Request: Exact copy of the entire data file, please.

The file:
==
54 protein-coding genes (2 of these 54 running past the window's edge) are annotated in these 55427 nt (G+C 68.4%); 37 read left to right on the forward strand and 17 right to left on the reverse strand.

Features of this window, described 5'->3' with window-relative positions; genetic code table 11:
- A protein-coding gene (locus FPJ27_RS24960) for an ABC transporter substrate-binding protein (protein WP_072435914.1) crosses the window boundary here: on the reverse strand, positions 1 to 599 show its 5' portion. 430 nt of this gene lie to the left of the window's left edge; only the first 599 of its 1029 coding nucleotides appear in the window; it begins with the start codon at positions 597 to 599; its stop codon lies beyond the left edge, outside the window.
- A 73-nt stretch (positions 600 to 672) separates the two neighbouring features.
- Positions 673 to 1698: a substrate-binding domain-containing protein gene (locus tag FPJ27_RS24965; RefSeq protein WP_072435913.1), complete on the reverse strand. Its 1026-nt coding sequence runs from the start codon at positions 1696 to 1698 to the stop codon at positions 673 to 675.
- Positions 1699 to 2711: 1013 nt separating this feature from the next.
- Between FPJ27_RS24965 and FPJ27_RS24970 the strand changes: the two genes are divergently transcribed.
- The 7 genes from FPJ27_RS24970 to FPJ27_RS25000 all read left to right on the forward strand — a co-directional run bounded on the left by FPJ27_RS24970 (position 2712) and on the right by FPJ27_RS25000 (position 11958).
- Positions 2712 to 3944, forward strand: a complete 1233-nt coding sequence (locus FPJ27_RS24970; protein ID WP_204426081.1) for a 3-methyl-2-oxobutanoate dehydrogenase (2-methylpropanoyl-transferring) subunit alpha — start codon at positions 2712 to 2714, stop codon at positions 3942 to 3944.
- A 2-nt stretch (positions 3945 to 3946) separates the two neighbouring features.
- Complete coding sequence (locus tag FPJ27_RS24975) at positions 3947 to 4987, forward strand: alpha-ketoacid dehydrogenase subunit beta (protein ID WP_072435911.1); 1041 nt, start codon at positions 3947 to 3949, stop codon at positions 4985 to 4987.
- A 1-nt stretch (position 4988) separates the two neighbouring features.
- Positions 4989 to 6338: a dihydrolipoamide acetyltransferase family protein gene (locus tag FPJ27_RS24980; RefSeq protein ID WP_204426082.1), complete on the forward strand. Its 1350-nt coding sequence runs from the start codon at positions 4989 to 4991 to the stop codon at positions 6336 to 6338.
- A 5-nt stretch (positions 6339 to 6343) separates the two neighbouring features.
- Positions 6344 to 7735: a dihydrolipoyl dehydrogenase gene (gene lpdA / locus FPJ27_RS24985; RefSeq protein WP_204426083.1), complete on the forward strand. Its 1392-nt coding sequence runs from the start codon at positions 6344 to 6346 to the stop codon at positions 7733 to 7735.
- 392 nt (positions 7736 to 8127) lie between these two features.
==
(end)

54 protein-coding genes (2 of these 54 running past the window's edge) are annotated in these 55427 nt (G+C 68.4%); 37 read left to right on the forward strand and 17 right to left on the reverse strand.

Features of this window, described 5'->3' with window-relative positions; genetic code table 11:
- A protein-coding gene (locus FPJ27_RS24960) for an ABC transporter substrate-binding protein (protein WP_072435914.1) crosses the window boundary here: on the reverse strand, positions 1 to 599 show its 5' portion. 430 nt of this gene lie to the left of the window's left edge; only the first 599 of its 1029 coding nucleotides appear in the window; it begins with the start codon at positions 597 to 599; its stop codon lies beyond the left edge, outside the window.
- A 73-nt stretch (positions 600 to 672) separates the two neighbouring features.
- Positions 673 to 1698: a substrate-binding domain-containing protein gene (locus tag FPJ27_RS24965; RefSeq protein WP_072435913.1), complete on the reverse strand. Its 1026-nt coding sequence runs from the start codon at positions 1696 to 1698 to the stop codon at positions 673 to 675.
- Positions 1699 to 2711: 1013 nt separating this feature from the next.
- Between FPJ27_RS24965 and FPJ27_RS24970 the strand changes: the two genes are divergently transcribed.
- The 7 genes from FPJ27_RS24970 to FPJ27_RS25000 all read left to right on the forward strand — a co-directional run bounded on the left by FPJ27_RS24970 (position 2712) and on the right by FPJ27_RS25000 (position 11958).
- Positions 2712 to 3944, forward strand: a complete 1233-nt coding sequence (locus FPJ27_RS24970; protein ID WP_204426081.1) for a 3-methyl-2-oxobutanoate dehydrogenase (2-methylpropanoyl-transferring) subunit alpha — start codon at positions 2712 to 2714, stop codon at positions 3942 to 3944.
- A 2-nt stretch (positions 3945 to 3946) separates the two neighbouring features.
- Complete coding sequence (locus tag FPJ27_RS24975) at positions 3947 to 4987, forward strand: alpha-ketoacid dehydrogenase subunit beta (protein ID WP_072435911.1); 1041 nt, start codon at positions 3947 to 3949, stop codon at positions 4985 to 4987.
- A 1-nt stretch (position 4988) separates the two neighbouring features.
- Positions 4989 to 6338: a dihydrolipoamide acetyltransferase family protein gene (locus tag FPJ27_RS24980; RefSeq protein ID WP_204426082.1), complete on the forward strand. Its 1350-nt coding sequence runs from the start codon at positions 4989 to 4991 to the stop codon at positions 6336 to 6338.
- A 5-nt stretch (positions 6339 to 6343) separates the two neighbouring features.
- Positions 6344 to 7735: a dihydrolipoyl dehydrogenase gene (gene lpdA / locus FPJ27_RS24985; RefSeq protein WP_204426083.1), complete on the forward strand. Its 1392-nt coding sequence runs from the start codon at positions 6344 to 6346 to the stop codon at positions 7733 to 7735.
- 392 nt (positions 7736 to 8127) lie between these two features.